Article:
Book Reviews | Gordon Campbell | Scoop News | Wellington Scoop | Community Scoop | Search

 

National Radio Midday report

Peru President Resigns – Florida Recount – Open Skies – Murder Charge – Terry King Murder Trial – Toxic Algae – GE Commission – Waikato Tainui – Teacher Investigation – Fiji Tourism Ad – Auckland Grammar Enrolments – Israeli Diplomat Shot

- PERU PRESIDENT RESIGNS: The crisis in Peru has come to a head with President Alberto Fujimori’s announcement he will resign within the next 48 hours. His decision has been welcomed by opposition leaders in Peru. It comes amid the growing bribery scandal surrounding his former chief adviser.

- FLORIDA RECOUNT: All eyes are on the Florida Supreme Court in the ongoing battle for the White House. Bush still holds a slim 930 vote lead out of six million in the votes cast in Florida. Both the Democrats and the Republicans have filed written submissions to the court, which will tomorrow consider a key issue for the election – should the manual recounts be considered in the final count?

- OPEN SKIES: The Board of Airline Representatives says an open skies deal, to be signed between New Zealand and Australian in less than an hour, will offer new freedoms to airlines. But the board says consumers shouldn’t hold their breath for any immediate benefits to consumers.

- MURDER CHARGE: Police in Auckland have charged a man with the murder of 82-year-old Florence Marjorie Simpson, who was found dead in her home in Howick in October.

- TERRY KING MURDER TRIAL: The Crown says there is compelling evidence that male model William Haanstra murdered Wellington contractor Terry King in the Tararua Ranges last year.

- TOXIC ALGAE: Health Care Hawkes Bay has closed the whole of the Hawkes Bay coastline for collecting shellfish due to the high levels of toxic algae affecting shellfish in the area.

- GE COMMISSION: The Dairy Board told the Royal Commission into Genetic Modification the use of genetic technology in dairying is crucial to the continued competitiveness of New Zealand’s dairy industry.

- WAIKATO TAINUI: The executive of the Waikato Tainui iwi is waiting to hear if it will get its final Treaty of Waitangi settlement payment of $13m, held back by the Government over concerns about the tribe’s governance.

- TEACHER INVESTIGATION: Police are continuing investigations into an Auckland Teacher who is accused of indecently assaulting a student.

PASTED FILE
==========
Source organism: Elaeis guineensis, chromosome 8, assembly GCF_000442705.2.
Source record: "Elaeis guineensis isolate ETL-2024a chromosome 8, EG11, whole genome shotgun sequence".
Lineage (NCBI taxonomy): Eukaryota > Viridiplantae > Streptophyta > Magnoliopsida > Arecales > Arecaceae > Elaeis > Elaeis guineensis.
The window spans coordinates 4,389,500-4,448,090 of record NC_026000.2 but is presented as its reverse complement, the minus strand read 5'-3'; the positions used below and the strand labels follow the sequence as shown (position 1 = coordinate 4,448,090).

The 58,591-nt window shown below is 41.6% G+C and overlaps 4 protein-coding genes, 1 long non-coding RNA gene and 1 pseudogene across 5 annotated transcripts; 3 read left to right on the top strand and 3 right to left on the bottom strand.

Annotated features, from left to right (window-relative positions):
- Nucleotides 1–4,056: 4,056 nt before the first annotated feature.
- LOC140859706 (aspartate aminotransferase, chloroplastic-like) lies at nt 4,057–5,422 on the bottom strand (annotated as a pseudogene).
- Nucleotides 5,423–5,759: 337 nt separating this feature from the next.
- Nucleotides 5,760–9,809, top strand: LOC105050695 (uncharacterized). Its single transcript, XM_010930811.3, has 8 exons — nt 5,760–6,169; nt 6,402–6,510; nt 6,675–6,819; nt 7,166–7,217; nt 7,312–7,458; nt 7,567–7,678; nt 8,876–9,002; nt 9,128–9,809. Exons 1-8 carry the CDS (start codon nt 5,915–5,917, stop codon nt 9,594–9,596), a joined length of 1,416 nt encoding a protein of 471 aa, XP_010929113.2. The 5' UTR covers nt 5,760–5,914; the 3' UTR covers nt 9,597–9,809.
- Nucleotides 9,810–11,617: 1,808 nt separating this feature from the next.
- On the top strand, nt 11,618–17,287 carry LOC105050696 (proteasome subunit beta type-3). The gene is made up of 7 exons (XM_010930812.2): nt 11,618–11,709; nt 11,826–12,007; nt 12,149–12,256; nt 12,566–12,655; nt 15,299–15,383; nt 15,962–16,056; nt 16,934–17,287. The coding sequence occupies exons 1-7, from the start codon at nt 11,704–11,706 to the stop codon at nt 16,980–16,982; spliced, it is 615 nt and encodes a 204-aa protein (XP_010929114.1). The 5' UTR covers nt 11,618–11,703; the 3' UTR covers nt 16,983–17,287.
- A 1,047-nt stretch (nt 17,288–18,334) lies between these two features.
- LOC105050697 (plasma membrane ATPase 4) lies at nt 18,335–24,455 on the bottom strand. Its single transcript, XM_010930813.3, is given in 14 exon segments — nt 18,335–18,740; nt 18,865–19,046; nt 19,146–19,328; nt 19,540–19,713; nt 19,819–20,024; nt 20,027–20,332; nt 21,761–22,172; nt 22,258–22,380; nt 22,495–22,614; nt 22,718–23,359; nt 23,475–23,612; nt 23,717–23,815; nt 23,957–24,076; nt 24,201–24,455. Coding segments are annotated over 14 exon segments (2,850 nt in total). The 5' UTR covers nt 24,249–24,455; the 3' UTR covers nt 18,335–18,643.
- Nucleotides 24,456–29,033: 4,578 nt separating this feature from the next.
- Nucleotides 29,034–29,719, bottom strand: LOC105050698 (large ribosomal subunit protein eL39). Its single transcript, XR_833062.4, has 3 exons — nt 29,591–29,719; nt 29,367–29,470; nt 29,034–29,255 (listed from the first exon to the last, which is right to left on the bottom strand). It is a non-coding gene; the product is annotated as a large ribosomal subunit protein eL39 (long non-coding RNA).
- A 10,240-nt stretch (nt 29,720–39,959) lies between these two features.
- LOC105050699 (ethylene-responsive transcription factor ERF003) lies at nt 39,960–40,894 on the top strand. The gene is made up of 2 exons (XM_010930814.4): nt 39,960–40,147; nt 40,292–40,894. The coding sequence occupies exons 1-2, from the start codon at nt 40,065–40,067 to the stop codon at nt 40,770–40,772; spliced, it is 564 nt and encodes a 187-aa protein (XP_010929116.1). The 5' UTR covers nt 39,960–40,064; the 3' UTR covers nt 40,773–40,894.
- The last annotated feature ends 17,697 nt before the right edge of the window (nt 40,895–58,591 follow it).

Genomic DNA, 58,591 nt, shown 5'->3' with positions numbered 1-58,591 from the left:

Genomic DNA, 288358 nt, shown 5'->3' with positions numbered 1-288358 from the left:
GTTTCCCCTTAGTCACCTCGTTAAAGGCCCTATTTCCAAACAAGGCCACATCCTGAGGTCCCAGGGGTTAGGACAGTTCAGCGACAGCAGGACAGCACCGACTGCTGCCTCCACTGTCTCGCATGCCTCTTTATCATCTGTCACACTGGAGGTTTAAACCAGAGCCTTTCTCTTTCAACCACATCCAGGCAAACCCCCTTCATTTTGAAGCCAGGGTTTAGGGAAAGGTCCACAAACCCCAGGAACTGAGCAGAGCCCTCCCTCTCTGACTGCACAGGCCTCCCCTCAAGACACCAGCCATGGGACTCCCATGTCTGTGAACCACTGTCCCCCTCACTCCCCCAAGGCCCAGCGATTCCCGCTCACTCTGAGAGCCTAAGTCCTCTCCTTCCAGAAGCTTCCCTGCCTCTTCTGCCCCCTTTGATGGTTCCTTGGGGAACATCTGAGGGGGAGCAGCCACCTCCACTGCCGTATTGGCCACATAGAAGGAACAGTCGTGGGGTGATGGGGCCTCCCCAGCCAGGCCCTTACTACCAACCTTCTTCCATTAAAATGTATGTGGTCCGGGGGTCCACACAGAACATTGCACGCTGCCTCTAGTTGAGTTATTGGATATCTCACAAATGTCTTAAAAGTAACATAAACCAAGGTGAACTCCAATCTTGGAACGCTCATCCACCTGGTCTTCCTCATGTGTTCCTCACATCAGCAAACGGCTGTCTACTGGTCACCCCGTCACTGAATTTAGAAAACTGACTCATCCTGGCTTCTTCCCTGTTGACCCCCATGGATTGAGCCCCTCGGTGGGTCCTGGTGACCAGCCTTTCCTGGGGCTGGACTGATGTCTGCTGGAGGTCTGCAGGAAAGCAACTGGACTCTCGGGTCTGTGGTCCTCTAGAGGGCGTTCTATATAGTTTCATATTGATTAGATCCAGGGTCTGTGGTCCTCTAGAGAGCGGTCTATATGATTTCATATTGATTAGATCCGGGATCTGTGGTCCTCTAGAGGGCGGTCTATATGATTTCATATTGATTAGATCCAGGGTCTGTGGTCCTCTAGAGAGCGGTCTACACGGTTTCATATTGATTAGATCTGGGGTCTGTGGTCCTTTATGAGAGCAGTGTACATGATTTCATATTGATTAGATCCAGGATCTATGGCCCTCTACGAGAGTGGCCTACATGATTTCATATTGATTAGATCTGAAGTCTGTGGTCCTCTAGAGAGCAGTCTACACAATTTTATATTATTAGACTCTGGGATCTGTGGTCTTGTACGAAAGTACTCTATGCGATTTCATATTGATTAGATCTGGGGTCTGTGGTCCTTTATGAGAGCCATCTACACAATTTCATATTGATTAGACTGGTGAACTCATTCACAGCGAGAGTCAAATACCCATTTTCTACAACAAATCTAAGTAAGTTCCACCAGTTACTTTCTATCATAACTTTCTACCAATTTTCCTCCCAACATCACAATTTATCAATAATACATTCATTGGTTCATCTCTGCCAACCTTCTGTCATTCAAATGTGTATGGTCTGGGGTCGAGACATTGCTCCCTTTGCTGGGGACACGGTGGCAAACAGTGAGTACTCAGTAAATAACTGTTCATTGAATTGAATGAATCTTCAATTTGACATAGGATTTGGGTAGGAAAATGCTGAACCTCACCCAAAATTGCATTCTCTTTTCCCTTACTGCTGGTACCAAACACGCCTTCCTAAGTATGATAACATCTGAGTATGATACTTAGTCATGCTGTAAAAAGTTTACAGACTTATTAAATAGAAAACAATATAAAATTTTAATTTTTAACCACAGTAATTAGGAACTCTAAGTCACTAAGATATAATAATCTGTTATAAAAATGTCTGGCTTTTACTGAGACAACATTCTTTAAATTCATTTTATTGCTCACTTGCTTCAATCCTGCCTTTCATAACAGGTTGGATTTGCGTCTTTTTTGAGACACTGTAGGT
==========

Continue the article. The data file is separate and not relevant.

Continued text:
- FIJI TOURISM AD: A TV advertisement encouraging tourists to visit Fiji after the May coup has been ruled to be inaccurate and misleading by the Advertising Standards Complaints Board.

- AUCKLAND GRAMMAR ENROLMENTS: The parent who sparked an investigation of enrolment procedures at Auckland Grammar is pleased by the outcome of an audit that reveals that 14 boys were offered places to which they were not entitled.

- ISRAELI DIPLOMAT SHOT: A gunman has wounded an Israeli diplomat in Jordan raising fears of a spread of Arab-Israeli violence. Meanwhile, Israeli troops have killed a 14-year-old Palestinian boy in Gaza and a 22-year-old man on the West Bank, raising the death toll in the current wave of violence to 240 people.


© Scoop Media

 
 
 
Top Scoops Headlines

 


Julian Assange: A Thousand Days In Belmarsh
Julian Assange has now been in the maximum-security facilities of Belmarsh prison for over 1,000 days. On the occasion of his 1,000th day of imprisonment, campaigners, supporters and kindred spirits gathered to show their support, indignation and solidarity at this political detention most foul... More>>

Binoy Kampmark: The Mauling Of Novak Djokovic
Rarely can the treatment of a grand sporting figure by officialdom have caused such consternation. Novak Djokovic, the tennis World Number One, has always had a tendency to get under skin and constitution, creating a large following of admirers and detractors. But his current treatment by Australian authorities, and his subsequent detention as an unlawful arrival despite being granted a visa to participate in the Australian Open, had the hallmarks of oppression and incompetent vulgarity... More>>

Binoy Kampmark: Voices Of Concern: Aussies For Assange’s Return

With Julian Assange now fighting the next stage of efforts to extradite him to the United States to face 18 charges, 17 of which are based on the brutal, archaic Espionage Act, some Australian politicians have found their voice. It might be said that a few have even found their conscience... More>>



Forbidden Parties: Boris Johnson’s Law On Illegal Covid Gatherings

It was meant to be time to reflect. The eager arms of a new pandemic were enfolding a society with asphyxiating, lethal effect. Public health authorities advocated various measures: social distancing, limited contact between family and friends, limited mobility. No grand booze-ups. No large parties. No bonking, except within dispensations of intimacy and various “bubble” arrangements. Certainly, no orgies... More>>

Dunne Speaks: Question Time Is Anything But
The focus placed on the first couple of Question Time exchanges between the new leader of the National Party and the Prime Minister will have seemed excessive to many but the most seasoned Parliamentary observers. Most people, especially those outside the Wellington beltway, imagine Question Time is exactly what it sounds... More>>



Gasbagging In Glasgow: COP26 And Phasing Down Coal

Words can provide sharp traps, fettering language and caging definitions. They can also speak to freedom of action and permissiveness. At COP26, that permissiveness was all the more present in the haggling ahead of what would become the Glasgow Climate Pact... More>>